Balkan Medical Journal
Original Articles

Effects of Oral pH Changes on Smoking Desire


Department of Chest Diseases, Dokuz Eylül University School of Medicine, İzmir, Turkey


Department of Oral and Dental Health, Dokuz Eylül University Vocational School of Health Services, İzmir, Turkey


Department of Chest Diseases, Dokuz Eylül University, School of Medicine, İzmir, Turkey

Balkan Medical Journal 2021; 38: 165-170
DOI: 10.5152/balkanmedj.2021.20125
Read: 262 Downloads: 69 Published: 31 May 2021

Background: Nicotine addiction is associated with nicotine absorption from the buccal mucosa, and it is stated that the main factor that determines nicotine absorption is saliva pH. In the literature, the effects
of changes in saliva pH values after eating and drinking on smoking desire in smokers were not questioned.

Aim: To show the effect of saliva pH changes on smoking desire. The secondary aim was to show the impact of coffee and water drinking on saliva pH and smoking on oral-dental health (oral hygiene and gingival bleeding).

Study Design: Case–control study.

Methods: A questionnaire was administered that included “Sociodemographic Data Form” and smoking history and Fagerström Test for Nicotine Dependence (FTND). Oral and dental examinations were
performed with mirror sonds and using oral hygiene standard Silness and Leöe plaque index and DMFT Index (Index of Decayed Missing or Filled Teeth). Untreated saliva samples were taken, and baseline saliva flow rate and pH values were measured. To assess pH changes, saliva pH was remeasured after sugar-free instant coffee and water consumption. Smoking desire was evaluated with the Visual Analog Scale (VAS).

Results: In this study, 24 (55.8%) females and 19 (44.2%) males were among the 43 smoking and 39 nonsmoking cases. Smoking was significantly associated with poor oral hygiene (in smokers 4.71 (±1.40), in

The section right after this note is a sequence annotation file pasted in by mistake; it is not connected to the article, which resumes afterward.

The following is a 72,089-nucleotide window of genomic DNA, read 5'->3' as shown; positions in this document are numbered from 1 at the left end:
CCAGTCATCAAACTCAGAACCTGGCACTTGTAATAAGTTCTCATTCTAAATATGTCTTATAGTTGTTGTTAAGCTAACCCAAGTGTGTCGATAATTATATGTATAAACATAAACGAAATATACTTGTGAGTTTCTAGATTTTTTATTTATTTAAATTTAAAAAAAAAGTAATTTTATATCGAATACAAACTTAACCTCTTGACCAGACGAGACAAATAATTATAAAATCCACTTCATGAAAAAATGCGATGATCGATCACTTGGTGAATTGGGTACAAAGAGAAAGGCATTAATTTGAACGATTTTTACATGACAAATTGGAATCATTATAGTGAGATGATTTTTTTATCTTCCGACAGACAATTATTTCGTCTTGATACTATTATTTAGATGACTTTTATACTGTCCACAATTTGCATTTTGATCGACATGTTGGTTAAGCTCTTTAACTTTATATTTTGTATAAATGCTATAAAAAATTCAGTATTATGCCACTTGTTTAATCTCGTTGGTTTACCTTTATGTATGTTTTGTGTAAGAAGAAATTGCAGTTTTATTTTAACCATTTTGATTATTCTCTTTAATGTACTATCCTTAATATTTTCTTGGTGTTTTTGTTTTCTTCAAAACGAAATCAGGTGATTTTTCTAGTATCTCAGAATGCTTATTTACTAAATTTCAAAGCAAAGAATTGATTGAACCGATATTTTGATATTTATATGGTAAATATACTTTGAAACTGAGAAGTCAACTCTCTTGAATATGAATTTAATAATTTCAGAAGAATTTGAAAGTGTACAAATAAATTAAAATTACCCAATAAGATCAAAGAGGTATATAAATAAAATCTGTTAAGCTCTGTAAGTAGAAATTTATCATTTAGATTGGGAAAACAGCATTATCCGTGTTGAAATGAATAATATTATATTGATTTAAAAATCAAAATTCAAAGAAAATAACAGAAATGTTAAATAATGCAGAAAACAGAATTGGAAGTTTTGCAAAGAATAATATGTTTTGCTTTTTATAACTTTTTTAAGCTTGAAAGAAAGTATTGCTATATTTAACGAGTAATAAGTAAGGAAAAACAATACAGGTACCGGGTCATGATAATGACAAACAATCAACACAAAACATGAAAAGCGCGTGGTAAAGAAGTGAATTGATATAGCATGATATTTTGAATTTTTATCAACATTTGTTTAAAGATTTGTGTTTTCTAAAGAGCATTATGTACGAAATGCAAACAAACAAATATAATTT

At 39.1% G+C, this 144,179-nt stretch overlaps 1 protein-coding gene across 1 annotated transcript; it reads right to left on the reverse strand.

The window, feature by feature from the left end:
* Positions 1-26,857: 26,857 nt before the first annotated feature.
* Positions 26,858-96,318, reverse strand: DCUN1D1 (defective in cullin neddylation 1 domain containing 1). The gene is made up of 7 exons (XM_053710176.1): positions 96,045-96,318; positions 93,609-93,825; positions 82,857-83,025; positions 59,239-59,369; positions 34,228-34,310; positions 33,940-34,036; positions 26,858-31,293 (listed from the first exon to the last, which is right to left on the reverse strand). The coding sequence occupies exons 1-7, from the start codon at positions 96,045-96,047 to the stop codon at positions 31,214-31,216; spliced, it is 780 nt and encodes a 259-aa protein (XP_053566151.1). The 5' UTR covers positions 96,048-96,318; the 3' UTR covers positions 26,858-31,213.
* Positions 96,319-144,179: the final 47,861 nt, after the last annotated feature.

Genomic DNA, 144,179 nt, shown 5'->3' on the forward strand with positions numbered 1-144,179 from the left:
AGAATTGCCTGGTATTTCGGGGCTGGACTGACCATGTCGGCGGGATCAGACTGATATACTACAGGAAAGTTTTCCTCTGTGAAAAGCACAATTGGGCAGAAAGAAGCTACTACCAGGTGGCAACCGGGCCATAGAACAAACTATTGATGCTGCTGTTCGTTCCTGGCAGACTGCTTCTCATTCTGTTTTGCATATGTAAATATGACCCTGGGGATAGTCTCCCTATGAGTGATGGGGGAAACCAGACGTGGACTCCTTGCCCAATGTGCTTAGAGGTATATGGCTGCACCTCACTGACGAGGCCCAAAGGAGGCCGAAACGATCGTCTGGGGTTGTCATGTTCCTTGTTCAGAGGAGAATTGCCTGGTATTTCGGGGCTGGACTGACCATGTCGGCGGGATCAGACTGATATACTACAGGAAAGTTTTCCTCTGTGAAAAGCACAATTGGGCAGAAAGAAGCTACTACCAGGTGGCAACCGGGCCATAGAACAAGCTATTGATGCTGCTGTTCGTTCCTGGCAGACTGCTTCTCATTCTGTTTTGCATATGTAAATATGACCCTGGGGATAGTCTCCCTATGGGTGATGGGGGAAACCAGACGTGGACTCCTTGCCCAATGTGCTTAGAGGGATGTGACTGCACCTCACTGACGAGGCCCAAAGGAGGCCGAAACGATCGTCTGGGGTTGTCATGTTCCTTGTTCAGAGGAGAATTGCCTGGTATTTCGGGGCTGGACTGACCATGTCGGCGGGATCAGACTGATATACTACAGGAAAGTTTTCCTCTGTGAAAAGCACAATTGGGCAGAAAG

non-smokers 2.30 (±1.59); P < .01). DMFT index was higher in smokers than in non-smokers (in smokers 6.45 (±3.69), in non-smokers 3.87 (±2.67); P < .01). Gingival bleeding was more prevalent in smokers (0.68 (±0.76)) than non-smokers (1.20 (±0.90); P = .009). Salivary flow rates were lower in smokers (in smokers 2.56 (±1.34), in non-smokers 3.00 (±1.22), P = .06). In both groups, pH values increased after coffee
consumption and decreased after water; in smokers basal: 6.67 (±0.41), pH coffee: 6.93 (±0.36), pH water: 6.85 (±0.33); in non-smokers pH basal: 6.84 (±0.37), pH coffee: 7.02 (±0.37), pH water: 6.97 (±0.31), P < .01. The VAS values of smokers at basal 4.73 (±3.21); P < 0.01, after coffee consumption 4.91 (±3.08); P < .01, and after water 3.15 (±2.72); P < .01.

Conclusion: The saliva pH increased after coffee consumption and decreased after drinking water. Besides, VAS values decreased significantly after drinking water. The results suggest that a simple behavior such as drinking water may be used in conjunction with behavioral and cognitive therapies to pursue smoking cessation.

Cite this article as: Ömeroğlu Şimşek G, Kılınç G, Ergan B, Kılınç O. Effects of oral pH changes on smoking desire. Balkan Med J. 2021; 38(3):165-170.

ISSN 2146-3123 EISSN 2146-3131